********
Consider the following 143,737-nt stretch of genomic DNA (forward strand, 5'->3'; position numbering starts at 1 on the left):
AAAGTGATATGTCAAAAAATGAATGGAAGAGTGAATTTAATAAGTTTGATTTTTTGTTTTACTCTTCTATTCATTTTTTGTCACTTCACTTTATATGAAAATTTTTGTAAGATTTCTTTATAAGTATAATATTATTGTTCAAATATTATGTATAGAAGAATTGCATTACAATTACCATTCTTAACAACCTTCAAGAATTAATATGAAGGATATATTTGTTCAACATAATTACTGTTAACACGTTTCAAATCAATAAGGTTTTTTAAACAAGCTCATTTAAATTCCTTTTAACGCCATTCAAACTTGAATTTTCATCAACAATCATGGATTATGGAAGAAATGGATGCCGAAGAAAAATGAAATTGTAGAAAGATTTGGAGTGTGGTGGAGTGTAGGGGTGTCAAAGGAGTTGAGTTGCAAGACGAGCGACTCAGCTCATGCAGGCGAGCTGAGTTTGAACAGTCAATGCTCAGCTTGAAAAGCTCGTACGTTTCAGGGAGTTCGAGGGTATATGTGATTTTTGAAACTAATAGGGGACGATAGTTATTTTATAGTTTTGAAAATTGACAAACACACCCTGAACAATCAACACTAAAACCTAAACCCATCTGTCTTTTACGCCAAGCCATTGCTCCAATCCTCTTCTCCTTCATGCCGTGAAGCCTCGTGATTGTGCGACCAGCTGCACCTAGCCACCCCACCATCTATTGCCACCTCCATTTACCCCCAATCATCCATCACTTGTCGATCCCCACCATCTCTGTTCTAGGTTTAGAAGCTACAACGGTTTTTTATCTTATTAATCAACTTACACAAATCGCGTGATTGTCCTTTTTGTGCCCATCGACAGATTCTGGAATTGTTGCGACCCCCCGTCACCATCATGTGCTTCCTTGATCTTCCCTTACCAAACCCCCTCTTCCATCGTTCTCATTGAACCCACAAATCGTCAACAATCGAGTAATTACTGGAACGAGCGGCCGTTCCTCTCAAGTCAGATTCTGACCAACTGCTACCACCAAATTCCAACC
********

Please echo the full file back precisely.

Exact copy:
Consider the following 143,737-nt stretch of genomic DNA (forward strand, 5'->3'; position numbering starts at 1 on the left):
AAAGTGATATGTCAAAAAATGAATGGAAGAGTGAATTTAATAAGTTTGATTTTTTGTTTTACTCTTCTATTCATTTTTTGTCACTTCACTTTATATGAAAATTTTTGTAAGATTTCTTTATAAGTATAATATTATTGTTCAAATATTATGTATAGAAGAATTGCATTACAATTACCATTCTTAACAACCTTCAAGAATTAATATGAAGGATATATTTGTTCAACATAATTACTGTTAACACGTTTCAAATCAATAAGGTTTTTTAAACAAGCTCATTTAAATTCCTTTTAACGCCATTCAAACTTGAATTTTCATCAACAATCATGGATTATGGAAGAAATGGATGCCGAAGAAAAATGAAATTGTAGAAAGATTTGGAGTGTGGTGGAGTGTAGGGGTGTCAAAGGAGTTGAGTTGCAAGACGAGCGACTCAGCTCATGCAGGCGAGCTGAGTTTGAACAGTCAATGCTCAGCTTGAAAAGCTCGTACGTTTCAGGGAGTTCGAGGGTATATGTGATTTTTGAAACTAATAGGGGACGATAGTTATTTTATAGTTTTGAAAATTGACAAACACACCCTGAACAATCAACACTAAAACCTAAACCCATCTGTCTTTTACGCCAAGCCATTGCTCCAATCCTCTTCTCCTTCATGCCGTGAAGCCTCGTGATTGTGCGACCAGCTGCACCTAGCCACCCCACCATCTATTGCCACCTCCATTTACCCCCAATCATCCATCACTTGTCGATCCCCACCATCTCTGTTCTAGGTTTAGAAGCTACAACGGTTTTTTATCTTATTAATCAACTTACACAAATCGCGTGATTGTCCTTTTTGTGCCCATCGACAGATTCTGGAATTGTTGCGACCCCCCGTCACCATCATGTGCTTCCTTGATCTTCCCTTACCAAACCCCCTCTTCCATCGTTCTCATTGAACCCACAAATCGTCAACAATCGAGTAATTACTGGAACGAGCGGCCGTTCCTCTCAAGTCAGATTCTGACCAACTGCTACCACCAAATTCCAACC